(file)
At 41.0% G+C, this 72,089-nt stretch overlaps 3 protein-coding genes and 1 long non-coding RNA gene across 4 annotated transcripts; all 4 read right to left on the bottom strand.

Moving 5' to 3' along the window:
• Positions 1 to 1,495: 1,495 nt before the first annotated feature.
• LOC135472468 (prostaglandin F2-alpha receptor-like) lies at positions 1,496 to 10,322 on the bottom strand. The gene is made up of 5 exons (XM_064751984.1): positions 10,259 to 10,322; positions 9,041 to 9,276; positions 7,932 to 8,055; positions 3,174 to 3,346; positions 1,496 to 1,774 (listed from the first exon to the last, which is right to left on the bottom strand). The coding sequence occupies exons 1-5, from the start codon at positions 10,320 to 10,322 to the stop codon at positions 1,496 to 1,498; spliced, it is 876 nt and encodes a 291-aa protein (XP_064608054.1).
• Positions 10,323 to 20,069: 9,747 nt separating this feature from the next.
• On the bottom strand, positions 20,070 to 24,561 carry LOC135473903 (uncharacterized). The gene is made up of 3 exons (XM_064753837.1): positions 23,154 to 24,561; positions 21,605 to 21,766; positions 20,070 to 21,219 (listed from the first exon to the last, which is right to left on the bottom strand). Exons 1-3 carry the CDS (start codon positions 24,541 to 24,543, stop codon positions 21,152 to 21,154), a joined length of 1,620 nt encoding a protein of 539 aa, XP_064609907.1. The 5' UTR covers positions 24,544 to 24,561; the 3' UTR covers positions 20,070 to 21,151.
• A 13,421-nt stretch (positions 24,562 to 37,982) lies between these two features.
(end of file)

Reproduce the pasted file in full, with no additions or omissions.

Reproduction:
At 41.0% G+C, this 72,089-nt stretch overlaps 3 protein-coding genes and 1 long non-coding RNA gene across 4 annotated transcripts; all 4 read right to left on the bottom strand.

Moving 5' to 3' along the window:
• Positions 1 to 1,495: 1,495 nt before the first annotated feature.
• LOC135472468 (prostaglandin F2-alpha receptor-like) lies at positions 1,496 to 10,322 on the bottom strand. The gene is made up of 5 exons (XM_064751984.1): positions 10,259 to 10,322; positions 9,041 to 9,276; positions 7,932 to 8,055; positions 3,174 to 3,346; positions 1,496 to 1,774 (listed from the first exon to the last, which is right to left on the bottom strand). The coding sequence occupies exons 1-5, from the start codon at positions 10,320 to 10,322 to the stop codon at positions 1,496 to 1,498; spliced, it is 876 nt and encodes a 291-aa protein (XP_064608054.1).
• Positions 10,323 to 20,069: 9,747 nt separating this feature from the next.
• On the bottom strand, positions 20,070 to 24,561 carry LOC135473903 (uncharacterized). The gene is made up of 3 exons (XM_064753837.1): positions 23,154 to 24,561; positions 21,605 to 21,766; positions 20,070 to 21,219 (listed from the first exon to the last, which is right to left on the bottom strand). Exons 1-3 carry the CDS (start codon positions 24,541 to 24,543, stop codon positions 21,152 to 21,154), a joined length of 1,620 nt encoding a protein of 539 aa, XP_064609907.1. The 5' UTR covers positions 24,544 to 24,561; the 3' UTR covers positions 20,070 to 21,151.
• A 13,421-nt stretch (positions 24,562 to 37,982) lies between these two features.